Travel Nurse Assignments: Live Like a Local – Baltimore, MD!
Welcome to Baltimore, MD! Just 40 miles from our nation’s capital, Baltimore has witnessed some of America’s most famous moments. The city is where Francis Scott Key wrote “The Star Spangled Banner,” after witnessing the bombardment of Fort McHenry. It’s also where Edgar Allan Poe died mysteriously in 1849. During that time, Baltimore established itself as a major transportation hub, with industries like shipping and railroads dominating the economy. Today, the city is a major center for service-oriented industries and healthcare. One of Baltimore’s nicknames is “the city of neighborhoods” and many tourists flock to iconic sections of the city like The Inner Harbor, and Fells Point. Explore The Charm City today!
Baltimore’s history dates back to the 17th century, and the city played a key role in the American Revolution. The Second Continental Congress set up their headquarters in Baltimore in 1776, and served as the seat of government for a brief period. During the War of 1812, Baltimore was the site of arguably the most famous battle of the entire conflict, when the British attacked Fort McHenry. The heroic defense of the fort inspired Francis Scott Key to write the “The Star Spangled Banner” as he watched the siege from afar. You can visit the Fort McHenry National Monument and Historic Shrine to learn more about this famous battle, and the early history of Baltimore.
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There are several other famous landmarks to visit as well. Edgar Allan Poe was buried in an unmarked grave in Baltimore in 1849. Shortly after his death, there was a movement to erect a memorial tombstone in honor of the famous poet. The memorial is located at the corner of W. Fayette and N. Greene Streets. In 1949, 100 years after Poe’s death, a mysterious stranger started leaving tributes to Poe at the gravesite every year. No one ever discovered the identity of this person, and the tributes stopped as mysteriously as they started in 2012.
Another iconic landmark is the Washington Monument, the first major monument to honor George Washington. You may be asking yourself “isn’t the Washington Monument in Washington D.C?” Yes, there is a famous one in D.C., but Baltimore’s Washington Monument was built 60 years earlier. Visitors can climb to the top of the monument to see stunning views of downtown. The surrounding Mount Vernon Place has been described as one of the most beautiful urban spaces in the country.
The City of Neighborhoods
Baltimore has hundreds of distinct neighborhoods, each with their own unique culture and charm. The Inner Harbor is arguably the most renowned district: with tons of great shopping, museums, entertainment, and restaurants. It’s the place to go if you’re in the mood for fresh seafood, straight from Chesapeake Bay! The Inner Harbor is also home to the National Aquarium, considered one of world’s best aquariums. The aquarium houses more than 20,000 animals from 800+ species of fish, birds, amphibians, reptiles, marine mammals, and sharks.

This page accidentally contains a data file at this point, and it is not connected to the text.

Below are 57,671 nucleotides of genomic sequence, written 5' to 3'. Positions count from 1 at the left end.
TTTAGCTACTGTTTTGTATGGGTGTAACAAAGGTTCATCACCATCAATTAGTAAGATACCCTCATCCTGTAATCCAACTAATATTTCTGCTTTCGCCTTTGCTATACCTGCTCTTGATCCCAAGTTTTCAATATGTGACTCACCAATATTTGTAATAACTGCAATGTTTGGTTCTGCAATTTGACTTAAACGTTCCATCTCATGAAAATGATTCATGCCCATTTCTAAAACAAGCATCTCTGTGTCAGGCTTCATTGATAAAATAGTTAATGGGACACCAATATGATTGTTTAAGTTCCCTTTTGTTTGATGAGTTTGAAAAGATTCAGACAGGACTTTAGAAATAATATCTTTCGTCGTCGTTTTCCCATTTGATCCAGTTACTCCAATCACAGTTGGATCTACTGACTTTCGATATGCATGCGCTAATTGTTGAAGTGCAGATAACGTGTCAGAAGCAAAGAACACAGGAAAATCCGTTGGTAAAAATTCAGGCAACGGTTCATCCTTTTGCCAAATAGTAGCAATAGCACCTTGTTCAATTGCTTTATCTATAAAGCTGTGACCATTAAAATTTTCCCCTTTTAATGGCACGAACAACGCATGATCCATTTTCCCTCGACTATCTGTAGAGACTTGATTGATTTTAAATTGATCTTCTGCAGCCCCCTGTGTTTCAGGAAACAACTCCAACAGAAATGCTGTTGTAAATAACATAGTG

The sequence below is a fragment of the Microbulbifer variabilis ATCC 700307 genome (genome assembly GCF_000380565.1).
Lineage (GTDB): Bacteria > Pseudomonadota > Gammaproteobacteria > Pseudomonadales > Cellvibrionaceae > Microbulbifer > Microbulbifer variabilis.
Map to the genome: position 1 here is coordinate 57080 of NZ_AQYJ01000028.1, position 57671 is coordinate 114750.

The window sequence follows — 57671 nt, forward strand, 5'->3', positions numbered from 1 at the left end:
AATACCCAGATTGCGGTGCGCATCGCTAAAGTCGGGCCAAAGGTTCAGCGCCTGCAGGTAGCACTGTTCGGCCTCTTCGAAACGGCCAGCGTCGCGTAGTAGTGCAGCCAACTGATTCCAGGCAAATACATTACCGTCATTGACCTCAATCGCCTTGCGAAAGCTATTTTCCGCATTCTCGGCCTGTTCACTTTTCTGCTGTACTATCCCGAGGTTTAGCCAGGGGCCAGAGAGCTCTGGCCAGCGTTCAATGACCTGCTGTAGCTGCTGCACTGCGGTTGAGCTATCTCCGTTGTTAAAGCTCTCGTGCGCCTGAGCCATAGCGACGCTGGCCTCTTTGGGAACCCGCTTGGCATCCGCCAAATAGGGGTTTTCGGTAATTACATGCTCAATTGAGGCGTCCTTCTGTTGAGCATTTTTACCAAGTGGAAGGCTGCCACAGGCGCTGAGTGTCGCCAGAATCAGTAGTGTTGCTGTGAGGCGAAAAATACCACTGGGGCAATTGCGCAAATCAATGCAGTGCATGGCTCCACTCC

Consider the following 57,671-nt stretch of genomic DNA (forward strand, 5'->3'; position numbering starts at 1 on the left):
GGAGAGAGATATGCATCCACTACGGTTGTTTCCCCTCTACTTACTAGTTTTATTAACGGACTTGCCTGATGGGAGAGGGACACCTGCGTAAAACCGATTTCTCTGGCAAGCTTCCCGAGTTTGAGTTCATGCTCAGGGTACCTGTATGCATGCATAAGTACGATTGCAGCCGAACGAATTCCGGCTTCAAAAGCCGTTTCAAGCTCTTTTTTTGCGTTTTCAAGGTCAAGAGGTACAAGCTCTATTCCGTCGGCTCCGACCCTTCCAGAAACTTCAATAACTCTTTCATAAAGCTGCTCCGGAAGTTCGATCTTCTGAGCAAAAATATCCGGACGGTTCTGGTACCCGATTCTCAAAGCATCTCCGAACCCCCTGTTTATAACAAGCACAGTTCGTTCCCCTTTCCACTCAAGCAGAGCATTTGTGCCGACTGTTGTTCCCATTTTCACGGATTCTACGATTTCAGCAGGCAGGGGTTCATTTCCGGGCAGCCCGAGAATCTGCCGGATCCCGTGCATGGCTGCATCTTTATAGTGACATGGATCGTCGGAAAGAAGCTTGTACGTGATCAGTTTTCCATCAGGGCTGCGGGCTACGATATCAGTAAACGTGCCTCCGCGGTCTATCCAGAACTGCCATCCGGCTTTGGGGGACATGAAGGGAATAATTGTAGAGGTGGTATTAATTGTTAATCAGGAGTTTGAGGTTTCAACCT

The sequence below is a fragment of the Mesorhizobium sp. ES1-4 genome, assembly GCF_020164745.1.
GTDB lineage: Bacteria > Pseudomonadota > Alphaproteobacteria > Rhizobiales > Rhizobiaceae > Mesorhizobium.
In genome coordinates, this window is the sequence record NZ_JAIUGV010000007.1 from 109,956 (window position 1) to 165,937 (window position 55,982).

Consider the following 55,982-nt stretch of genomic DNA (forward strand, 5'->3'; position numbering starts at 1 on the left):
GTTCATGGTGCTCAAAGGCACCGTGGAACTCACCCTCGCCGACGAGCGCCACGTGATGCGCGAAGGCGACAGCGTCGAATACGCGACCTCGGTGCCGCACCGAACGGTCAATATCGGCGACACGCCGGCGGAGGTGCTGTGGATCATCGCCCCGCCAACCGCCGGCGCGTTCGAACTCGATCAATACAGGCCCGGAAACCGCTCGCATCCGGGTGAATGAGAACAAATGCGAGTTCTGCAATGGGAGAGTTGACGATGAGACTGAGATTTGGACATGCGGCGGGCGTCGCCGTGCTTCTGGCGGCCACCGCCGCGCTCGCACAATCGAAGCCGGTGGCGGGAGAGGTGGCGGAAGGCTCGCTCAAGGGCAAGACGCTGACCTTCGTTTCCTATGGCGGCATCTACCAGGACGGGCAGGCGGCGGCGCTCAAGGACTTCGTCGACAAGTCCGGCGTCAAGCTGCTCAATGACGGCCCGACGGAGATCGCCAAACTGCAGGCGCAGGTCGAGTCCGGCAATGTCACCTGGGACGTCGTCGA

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Fell’s Point is another neighborhood that’s worth visiting. Historically, an entertainment district for sailors, the neighborhood has gentrified to become a hub for artisan coffeeshops, restaurants, and boutique stores. The aesthetic of the neighborhood remains very old-fashioned, with cobblestone streets and colonial architecture throughout the neighborhood. It also has the largest concentration of drinking establishments in the city, and is home to over 120 different pubs and bars.
Where to Eat and Drink
Being a major seaport, it’s no surprise that Baltimore is home to great seafood. Thames Street Oyster House is located on the waterfront, and has a mouthwatering menu of seafood favorites like oysters, mussels, and lobster. Furthermore, if you like steamed crab, Nick’s Crab Market claims to have the best crabs in Baltimore! If you’re not feeling seafood, Clavel is a local favorite that specializes in authentic Mexican cuisine, and they also have a mezcal tasting room.
For drinks, be sure to try The Horse You Came in On Saloon. It’s Baltimore’s oldest bar, and allegedely the last destination of Edgar Allan Poe before his death. Or for something a bit more upscale, try Rye Cocktail Bar in the heart of the historic Fell’s Point neighborhood.
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